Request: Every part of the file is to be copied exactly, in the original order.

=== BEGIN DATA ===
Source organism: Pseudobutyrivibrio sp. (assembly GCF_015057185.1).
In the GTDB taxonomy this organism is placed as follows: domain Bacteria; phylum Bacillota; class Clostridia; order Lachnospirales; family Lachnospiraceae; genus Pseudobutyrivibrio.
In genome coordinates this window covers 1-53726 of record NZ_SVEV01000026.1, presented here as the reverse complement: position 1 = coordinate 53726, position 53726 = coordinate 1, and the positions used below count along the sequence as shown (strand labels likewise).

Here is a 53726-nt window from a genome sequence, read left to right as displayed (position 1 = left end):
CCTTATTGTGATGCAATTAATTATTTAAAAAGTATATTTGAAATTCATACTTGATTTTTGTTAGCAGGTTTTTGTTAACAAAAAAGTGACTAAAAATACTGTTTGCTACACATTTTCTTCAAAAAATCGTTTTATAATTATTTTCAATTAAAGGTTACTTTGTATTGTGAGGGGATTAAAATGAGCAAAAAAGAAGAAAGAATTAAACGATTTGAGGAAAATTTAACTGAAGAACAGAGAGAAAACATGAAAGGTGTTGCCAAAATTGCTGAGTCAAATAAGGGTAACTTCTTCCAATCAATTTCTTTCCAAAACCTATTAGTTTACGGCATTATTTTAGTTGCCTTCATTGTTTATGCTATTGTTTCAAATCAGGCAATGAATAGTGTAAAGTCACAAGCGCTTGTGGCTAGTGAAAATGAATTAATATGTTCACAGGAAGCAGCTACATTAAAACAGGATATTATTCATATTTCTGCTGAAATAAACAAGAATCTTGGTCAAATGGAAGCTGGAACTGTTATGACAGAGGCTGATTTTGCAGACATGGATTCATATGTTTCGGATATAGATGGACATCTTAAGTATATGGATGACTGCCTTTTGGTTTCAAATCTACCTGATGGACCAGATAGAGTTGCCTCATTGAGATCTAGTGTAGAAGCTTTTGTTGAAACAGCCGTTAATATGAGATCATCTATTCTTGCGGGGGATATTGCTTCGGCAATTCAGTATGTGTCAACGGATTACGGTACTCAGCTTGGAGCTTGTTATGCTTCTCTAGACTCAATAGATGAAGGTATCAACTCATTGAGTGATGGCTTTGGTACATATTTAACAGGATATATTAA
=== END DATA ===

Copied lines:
Source organism: Pseudobutyrivibrio sp. (assembly GCF_015057185.1).
In the GTDB taxonomy this organism is placed as follows: domain Bacteria; phylum Bacillota; class Clostridia; order Lachnospirales; family Lachnospiraceae; genus Pseudobutyrivibrio.
In genome coordinates this window covers 1-53726 of record NZ_SVEV01000026.1, presented here as the reverse complement: position 1 = coordinate 53726, position 53726 = coordinate 1, and the positions used below count along the sequence as shown (strand labels likewise).

Here is a 53726-nt window from a genome sequence, read left to right as displayed (position 1 = left end):
CCTTATTGTGATGCAATTAATTATTTAAAAAGTATATTTGAAATTCATACTTGATTTTTGTTAGCAGGTTTTTGTTAACAAAAAAGTGACTAAAAATACTGTTTGCTACACATTTTCTTCAAAAAATCGTTTTATAATTATTTTCAATTAAAGGTTACTTTGTATTGTGAGGGGATTAAAATGAGCAAAAAAGAAGAAAGAATTAAACGATTTGAGGAAAATTTAACTGAAGAACAGAGAGAAAACATGAAAGGTGTTGCCAAAATTGCTGAGTCAAATAAGGGTAACTTCTTCCAATCAATTTCTTTCCAAAACCTATTAGTTTACGGCATTATTTTAGTTGCCTTCATTGTTTATGCTATTGTTTCAAATCAGGCAATGAATAGTGTAAAGTCACAAGCGCTTGTGGCTAGTGAAAATGAATTAATATGTTCACAGGAAGCAGCTACATTAAAACAGGATATTATTCATATTTCTGCTGAAATAAACAAGAATCTTGGTCAAATGGAAGCTGGAACTGTTATGACAGAGGCTGATTTTGCAGACATGGATTCATATGTTTCGGATATAGATGGACATCTTAAGTATATGGATGACTGCCTTTTGGTTTCAAATCTACCTGATGGACCAGATAGAGTTGCCTCATTGAGATCTAGTGTAGAAGCTTTTGTTGAAACAGCCGTTAATATGAGATCATCTATTCTTGCGGGGGATATTGCTTCGGCAATTCAGTATGTGTCAACGGATTACGGTACTCAGCTTGGAGCTTGTTATGCTTCTCTAGACTCAATAGATGAAGGTATCAACTCATTGAGTGATGGCTTTGGTACATATTTAACAGGATATATTAA